The Volt and the LEAF are much the same in the way they drive. Both are super quiet (Volt-EV mode) and feel very solid. They all have less than 0.30 coefficient of drag allowing them to slip through the atmosphere are freeway speeds with little wind noise. The LEAF is so quiet that Nissan added a back up beeping sound when the car is put in reverse.
Weighing less than the Volt, the LEAF is easier to drive, has lighter steering, stops faster and feels zippier around town even though the Volt has more power and better acceleration. Cornering is a different story primarily due to the Bridgestone Ecopia tires on the LEAF; great for rolling resistance, but relatively poor in handling.
Our test car had a fairly high and flat roofline allowing for great headroom even while seated in the back seats. Unfortunately, the legroom back there does not match and anyone taller than 5’ 10” will have the person in front moving their seat forward. Also, the pillar between the rear door and the hatch is fairly wide and causes a decent blind spot, maybe next year Nissan will offer lane change proximity sensors.
Though the dash is laid out well, it’s relatively tall in front of the driver and if someone were say 5’ 4” and below, they might have trouble seeing over the dash due to the LEAF missing a manual seat height adjustment that is typical in European cars.
Comfort and Convenience
Our testers really liked the LEAF’s simplicity in the dash and especially the controls. Nissan really put some thought into how to package the user interface. The car is void of excess buttons and controls even though it comes loaded with Bluetooth®, cruise control, USB, back up camera, full sound system with satellite radio and a very efficient HVAC package.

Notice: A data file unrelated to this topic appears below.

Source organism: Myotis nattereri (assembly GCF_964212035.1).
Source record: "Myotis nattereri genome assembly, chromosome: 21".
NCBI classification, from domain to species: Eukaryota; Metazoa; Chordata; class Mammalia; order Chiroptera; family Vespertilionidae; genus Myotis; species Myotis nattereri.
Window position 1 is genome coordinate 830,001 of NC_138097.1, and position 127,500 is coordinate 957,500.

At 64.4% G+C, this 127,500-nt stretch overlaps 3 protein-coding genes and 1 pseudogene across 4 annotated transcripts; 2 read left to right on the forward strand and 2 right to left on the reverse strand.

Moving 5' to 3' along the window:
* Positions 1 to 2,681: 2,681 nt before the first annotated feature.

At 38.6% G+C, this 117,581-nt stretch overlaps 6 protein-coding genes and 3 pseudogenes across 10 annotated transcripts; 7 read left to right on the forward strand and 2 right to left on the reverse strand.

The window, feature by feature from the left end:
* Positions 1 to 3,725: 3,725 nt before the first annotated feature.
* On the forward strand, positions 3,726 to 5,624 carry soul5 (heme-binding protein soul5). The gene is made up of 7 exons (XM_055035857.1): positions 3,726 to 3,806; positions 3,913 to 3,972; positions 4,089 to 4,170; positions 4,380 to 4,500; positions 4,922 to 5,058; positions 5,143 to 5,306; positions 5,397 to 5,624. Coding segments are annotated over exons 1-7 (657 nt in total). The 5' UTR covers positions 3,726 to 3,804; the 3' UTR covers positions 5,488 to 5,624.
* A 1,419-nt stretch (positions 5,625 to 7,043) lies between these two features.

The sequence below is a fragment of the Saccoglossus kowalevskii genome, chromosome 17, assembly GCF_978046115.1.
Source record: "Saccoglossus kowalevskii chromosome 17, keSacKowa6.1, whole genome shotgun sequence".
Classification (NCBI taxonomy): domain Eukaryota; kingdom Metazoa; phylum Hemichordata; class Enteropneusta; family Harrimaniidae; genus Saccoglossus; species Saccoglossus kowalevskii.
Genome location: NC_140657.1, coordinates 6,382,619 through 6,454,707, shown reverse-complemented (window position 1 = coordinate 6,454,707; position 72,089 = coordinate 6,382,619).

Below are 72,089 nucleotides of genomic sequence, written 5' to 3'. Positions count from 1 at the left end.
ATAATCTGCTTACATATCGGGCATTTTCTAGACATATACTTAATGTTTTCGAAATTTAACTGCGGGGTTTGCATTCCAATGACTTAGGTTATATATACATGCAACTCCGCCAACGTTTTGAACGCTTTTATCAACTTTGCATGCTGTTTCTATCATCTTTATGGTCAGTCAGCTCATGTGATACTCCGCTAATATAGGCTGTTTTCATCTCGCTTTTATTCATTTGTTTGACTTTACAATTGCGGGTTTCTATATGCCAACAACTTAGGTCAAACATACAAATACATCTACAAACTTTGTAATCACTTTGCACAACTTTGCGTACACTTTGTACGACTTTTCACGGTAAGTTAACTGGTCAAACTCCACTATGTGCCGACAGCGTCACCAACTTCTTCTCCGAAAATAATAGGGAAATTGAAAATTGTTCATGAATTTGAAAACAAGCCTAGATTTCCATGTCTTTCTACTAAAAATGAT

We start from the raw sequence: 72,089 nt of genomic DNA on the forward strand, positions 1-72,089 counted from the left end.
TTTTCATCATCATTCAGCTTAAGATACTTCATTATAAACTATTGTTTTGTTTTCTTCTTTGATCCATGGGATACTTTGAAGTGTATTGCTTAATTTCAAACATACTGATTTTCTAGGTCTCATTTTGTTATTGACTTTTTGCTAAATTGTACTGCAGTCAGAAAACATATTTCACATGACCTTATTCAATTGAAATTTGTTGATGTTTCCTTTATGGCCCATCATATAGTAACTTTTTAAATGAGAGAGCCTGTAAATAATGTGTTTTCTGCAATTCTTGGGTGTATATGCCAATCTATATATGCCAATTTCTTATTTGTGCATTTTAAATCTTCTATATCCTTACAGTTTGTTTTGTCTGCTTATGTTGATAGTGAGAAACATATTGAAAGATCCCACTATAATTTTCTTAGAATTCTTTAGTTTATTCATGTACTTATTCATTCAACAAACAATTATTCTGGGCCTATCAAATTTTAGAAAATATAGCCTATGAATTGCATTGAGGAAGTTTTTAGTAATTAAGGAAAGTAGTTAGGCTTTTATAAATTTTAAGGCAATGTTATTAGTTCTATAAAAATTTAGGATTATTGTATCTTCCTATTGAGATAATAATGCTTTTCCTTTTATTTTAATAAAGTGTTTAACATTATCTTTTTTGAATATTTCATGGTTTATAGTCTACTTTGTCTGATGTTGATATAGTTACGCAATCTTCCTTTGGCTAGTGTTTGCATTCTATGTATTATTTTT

Another great feature that is standard in the LEAF is the CarWings application available for your Smart Phone; it allows you remote monitoring of the charging status, security, and can turn on the interior fan powered through the spoiler mounted solar panel on the roof.
The seats in the LEAF are pretty close to standard Versa seats, not as good as the Prius or Volt front seats. One can argue that since the range is relatively short, the seats don’t really need that much adjustability. We would recommend just a manual lumbar support and a manual driver’s seat height adjustment in order not to weigh the car down with extra motors and electronics.
Probably the biggest difficulty is the convenience of charging; with 110V household current, it takes 14-16 hours to make a full charge. Sure, 220V will help to bring these times down to 4-5 hours, but this adds an additional $2500 for at residence installation and not everyone lives in single family dwelling.
The engineers at Nissan did come to the rescue with ECO mode; it’s just a second click with the palm shifter and it brings on control of the throttle not seen in any other EV or hybrid. ECO mode is like driving ecology for dummies, it takes into account the load on the car and optimizes for the best mileage plus adds in a healthy dose of regenerative braking; in a rough test we saw a 20-30% improvement in charge conservation…this is significant.